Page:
When Laurie Gregory, an ex-Deputy Director of Social Services, decided to start an independent foster care organisation – he wanted to do something different.
Laurie was a foster carer himself for many years, so he had a full 360 degree understanding of the sector. Starting a ‘for profit’ agency was not an option, but he wanted to go further than simply establishing a not-for-profit organisation.
He then contacted Co-operatives UK, and plans for The Foster Care Co-operative (FCC) began to fall into place.
“Quite apart from the morality of it, I wanted to give more children the chance of family life,” Laurie said. “I instinctively did not wish to start a ‘for profit’ company and after meetings with my Chamber of Commerce and invaluable advice from Co-operatives UK, I chose the model of multi-stakeholder and common ownership and registered the company. We have grown slowly by bringing new people to fostering.”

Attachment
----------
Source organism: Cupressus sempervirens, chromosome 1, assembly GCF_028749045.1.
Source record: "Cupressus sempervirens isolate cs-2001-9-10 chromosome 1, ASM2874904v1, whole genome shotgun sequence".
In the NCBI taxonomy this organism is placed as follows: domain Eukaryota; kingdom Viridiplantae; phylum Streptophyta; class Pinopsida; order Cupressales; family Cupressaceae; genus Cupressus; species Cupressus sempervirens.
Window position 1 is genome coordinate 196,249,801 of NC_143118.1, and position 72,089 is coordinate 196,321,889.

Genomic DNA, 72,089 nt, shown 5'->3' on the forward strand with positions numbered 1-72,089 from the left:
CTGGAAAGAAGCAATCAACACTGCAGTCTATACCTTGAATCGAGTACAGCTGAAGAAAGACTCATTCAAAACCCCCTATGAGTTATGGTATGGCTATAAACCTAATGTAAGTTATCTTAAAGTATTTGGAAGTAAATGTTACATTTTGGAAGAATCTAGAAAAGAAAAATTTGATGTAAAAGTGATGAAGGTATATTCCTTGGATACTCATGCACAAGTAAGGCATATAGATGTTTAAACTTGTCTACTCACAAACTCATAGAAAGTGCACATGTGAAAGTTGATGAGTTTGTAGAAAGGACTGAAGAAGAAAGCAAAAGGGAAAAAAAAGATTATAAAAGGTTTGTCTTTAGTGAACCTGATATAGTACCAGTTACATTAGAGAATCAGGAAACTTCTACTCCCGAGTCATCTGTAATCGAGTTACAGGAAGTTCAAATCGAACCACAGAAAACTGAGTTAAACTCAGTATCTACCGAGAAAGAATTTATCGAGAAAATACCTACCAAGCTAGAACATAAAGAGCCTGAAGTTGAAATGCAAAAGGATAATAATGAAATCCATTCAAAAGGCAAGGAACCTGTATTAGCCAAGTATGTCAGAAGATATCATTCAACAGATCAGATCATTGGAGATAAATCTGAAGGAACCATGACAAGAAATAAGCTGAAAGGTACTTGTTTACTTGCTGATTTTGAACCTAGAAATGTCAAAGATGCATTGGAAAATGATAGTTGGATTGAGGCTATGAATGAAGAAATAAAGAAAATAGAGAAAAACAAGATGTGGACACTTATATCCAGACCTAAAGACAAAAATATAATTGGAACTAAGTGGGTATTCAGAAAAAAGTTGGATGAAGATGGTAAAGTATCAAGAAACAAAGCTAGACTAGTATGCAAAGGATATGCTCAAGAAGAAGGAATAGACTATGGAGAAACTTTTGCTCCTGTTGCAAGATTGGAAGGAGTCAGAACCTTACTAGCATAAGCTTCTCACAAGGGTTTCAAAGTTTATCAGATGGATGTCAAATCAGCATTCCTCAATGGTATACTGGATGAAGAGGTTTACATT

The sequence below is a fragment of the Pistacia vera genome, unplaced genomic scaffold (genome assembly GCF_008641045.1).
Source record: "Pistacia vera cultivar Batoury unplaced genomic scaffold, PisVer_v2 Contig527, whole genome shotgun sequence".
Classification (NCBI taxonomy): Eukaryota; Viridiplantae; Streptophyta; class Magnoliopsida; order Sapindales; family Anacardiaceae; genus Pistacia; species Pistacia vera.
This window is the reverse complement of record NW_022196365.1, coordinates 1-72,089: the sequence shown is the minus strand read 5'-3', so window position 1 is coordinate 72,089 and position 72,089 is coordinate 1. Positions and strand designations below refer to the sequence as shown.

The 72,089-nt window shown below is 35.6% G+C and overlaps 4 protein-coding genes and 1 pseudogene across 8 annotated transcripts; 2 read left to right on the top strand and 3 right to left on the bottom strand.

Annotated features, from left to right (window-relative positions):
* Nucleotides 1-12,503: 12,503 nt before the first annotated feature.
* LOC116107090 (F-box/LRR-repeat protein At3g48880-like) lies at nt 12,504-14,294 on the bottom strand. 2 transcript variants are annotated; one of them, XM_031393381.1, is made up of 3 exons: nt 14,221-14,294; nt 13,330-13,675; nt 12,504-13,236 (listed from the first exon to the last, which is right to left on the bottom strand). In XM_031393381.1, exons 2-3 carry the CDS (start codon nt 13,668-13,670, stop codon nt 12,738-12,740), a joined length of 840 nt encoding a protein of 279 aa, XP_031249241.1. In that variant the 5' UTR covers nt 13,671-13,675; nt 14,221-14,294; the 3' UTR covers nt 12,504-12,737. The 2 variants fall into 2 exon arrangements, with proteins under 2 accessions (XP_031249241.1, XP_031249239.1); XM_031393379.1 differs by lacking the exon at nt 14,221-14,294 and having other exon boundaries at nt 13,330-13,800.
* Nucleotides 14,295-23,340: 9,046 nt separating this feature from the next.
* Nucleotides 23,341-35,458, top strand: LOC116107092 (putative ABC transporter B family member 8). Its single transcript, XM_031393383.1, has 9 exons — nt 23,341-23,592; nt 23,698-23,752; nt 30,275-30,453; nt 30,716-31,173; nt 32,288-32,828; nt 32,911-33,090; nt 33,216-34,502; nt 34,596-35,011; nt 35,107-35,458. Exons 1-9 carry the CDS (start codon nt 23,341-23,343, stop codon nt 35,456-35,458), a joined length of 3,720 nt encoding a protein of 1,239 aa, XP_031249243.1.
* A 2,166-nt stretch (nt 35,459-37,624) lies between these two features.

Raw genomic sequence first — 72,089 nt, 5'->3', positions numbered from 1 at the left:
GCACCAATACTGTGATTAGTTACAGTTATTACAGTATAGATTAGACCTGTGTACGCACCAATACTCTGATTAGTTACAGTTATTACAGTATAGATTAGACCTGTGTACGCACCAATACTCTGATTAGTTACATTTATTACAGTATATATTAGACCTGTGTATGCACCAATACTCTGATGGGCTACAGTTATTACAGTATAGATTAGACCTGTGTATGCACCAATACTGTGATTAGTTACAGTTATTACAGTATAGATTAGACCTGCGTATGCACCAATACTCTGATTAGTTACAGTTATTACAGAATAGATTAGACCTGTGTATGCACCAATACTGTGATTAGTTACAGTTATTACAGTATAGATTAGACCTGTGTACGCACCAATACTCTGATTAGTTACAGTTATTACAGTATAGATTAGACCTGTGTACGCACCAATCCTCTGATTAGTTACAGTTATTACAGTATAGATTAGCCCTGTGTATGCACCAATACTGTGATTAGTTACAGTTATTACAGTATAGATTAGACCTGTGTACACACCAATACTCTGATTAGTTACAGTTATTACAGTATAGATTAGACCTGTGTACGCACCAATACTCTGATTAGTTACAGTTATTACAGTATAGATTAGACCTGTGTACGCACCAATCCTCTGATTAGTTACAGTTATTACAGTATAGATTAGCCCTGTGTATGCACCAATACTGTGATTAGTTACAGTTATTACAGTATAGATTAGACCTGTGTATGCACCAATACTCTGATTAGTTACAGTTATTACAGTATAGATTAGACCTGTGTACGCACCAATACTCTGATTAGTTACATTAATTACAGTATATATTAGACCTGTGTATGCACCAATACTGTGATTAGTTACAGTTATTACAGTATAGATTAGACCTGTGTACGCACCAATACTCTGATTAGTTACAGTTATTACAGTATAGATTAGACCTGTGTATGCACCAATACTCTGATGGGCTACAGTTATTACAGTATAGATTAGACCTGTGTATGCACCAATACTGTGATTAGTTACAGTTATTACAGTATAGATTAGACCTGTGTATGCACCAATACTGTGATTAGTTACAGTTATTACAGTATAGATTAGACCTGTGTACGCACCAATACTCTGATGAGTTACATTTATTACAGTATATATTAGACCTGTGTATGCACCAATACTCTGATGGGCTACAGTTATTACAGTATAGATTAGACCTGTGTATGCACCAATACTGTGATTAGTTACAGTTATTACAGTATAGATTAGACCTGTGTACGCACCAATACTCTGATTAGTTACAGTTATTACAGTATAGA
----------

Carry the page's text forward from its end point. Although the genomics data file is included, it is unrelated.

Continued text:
The Foster Care Co-operative was founded in 1999. Since then, the co-operative model has proved hugely beneficial. As there is no involvement from distant shareholders or investors, FCC’s members on the ‘shop floor’ have always been consulted and listened to. This has made the organisation ‘transparent’ and responsive to change – particularly at a policy level. It has also created a culture of greater democracy.
Simply put, FCC have given its staff who work directly with children the power to make positive change within the organisation for the good of those children.
FCC remains the only not-for-profit fostering agency operating as a co-operative in the UK. It has grown steadily and organically and now has teams situated throughout England and Wales, with offices in Malvern, Cardiff and Manchester.
It is Co-operatives Fortnight from 17th June – 1st July – an opportunity for organisations to highlight how co-operating, working together, makes a difference #coopstories